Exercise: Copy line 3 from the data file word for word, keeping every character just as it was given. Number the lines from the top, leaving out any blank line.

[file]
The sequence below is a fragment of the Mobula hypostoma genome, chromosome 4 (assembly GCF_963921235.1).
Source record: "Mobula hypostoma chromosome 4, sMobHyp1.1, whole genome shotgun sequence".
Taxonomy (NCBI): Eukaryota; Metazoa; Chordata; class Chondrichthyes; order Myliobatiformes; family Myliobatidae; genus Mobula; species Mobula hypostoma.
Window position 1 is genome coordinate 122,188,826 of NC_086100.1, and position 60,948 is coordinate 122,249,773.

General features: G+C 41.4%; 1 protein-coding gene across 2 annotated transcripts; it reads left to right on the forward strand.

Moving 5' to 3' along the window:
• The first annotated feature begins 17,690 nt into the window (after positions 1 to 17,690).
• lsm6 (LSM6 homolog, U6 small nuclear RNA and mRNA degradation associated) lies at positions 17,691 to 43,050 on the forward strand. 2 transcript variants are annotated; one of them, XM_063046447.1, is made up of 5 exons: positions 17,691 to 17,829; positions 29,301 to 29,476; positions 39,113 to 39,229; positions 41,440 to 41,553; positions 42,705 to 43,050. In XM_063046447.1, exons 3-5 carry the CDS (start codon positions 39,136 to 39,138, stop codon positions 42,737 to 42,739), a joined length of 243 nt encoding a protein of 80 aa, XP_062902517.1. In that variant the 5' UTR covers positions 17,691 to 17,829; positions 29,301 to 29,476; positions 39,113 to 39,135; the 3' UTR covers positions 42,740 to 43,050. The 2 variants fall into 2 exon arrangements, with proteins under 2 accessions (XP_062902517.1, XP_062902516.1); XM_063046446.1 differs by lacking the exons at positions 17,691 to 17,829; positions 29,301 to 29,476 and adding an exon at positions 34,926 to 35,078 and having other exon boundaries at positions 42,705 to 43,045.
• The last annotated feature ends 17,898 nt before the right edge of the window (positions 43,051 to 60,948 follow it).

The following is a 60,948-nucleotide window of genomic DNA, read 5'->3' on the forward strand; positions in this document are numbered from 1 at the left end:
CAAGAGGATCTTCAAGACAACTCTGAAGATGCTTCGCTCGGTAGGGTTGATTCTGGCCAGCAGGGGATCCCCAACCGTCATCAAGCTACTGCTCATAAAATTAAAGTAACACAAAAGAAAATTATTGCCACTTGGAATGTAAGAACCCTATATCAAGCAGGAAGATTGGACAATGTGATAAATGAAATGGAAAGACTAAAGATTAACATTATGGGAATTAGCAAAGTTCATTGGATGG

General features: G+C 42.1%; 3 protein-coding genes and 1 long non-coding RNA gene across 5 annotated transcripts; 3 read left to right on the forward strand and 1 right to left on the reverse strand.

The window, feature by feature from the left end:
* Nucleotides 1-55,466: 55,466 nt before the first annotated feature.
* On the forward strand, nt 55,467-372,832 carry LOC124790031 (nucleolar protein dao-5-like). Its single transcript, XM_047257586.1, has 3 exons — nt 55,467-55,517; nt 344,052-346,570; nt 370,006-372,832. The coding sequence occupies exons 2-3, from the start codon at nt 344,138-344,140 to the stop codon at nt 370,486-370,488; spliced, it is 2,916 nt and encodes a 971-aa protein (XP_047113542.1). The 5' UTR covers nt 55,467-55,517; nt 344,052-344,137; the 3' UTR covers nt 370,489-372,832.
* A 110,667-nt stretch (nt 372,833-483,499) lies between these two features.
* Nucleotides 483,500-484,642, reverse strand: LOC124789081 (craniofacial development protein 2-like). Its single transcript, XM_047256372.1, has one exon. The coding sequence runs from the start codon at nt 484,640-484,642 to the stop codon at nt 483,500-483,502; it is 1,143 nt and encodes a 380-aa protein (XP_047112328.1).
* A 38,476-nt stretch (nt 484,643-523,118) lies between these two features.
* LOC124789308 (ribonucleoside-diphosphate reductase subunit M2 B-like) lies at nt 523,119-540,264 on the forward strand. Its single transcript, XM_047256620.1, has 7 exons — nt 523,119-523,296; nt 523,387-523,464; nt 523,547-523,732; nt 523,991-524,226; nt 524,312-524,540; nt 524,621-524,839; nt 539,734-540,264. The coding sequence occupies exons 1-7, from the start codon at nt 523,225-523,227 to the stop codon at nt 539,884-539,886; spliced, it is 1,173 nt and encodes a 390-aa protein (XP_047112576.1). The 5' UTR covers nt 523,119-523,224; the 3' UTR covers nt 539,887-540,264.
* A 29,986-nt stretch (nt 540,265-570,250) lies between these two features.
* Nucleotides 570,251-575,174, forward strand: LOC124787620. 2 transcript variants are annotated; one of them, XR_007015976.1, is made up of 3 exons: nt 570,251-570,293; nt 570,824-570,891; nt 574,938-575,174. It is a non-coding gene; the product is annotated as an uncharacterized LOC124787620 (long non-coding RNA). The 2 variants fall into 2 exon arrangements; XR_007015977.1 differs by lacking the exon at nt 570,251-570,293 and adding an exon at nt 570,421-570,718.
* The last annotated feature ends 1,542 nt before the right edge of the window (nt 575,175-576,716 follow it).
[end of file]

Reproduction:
Taxonomy (NCBI): Eukaryota; Metazoa; Chordata; class Chondrichthyes; order Myliobatiformes; family Myliobatidae; genus Mobula; species Mobula hypostoma.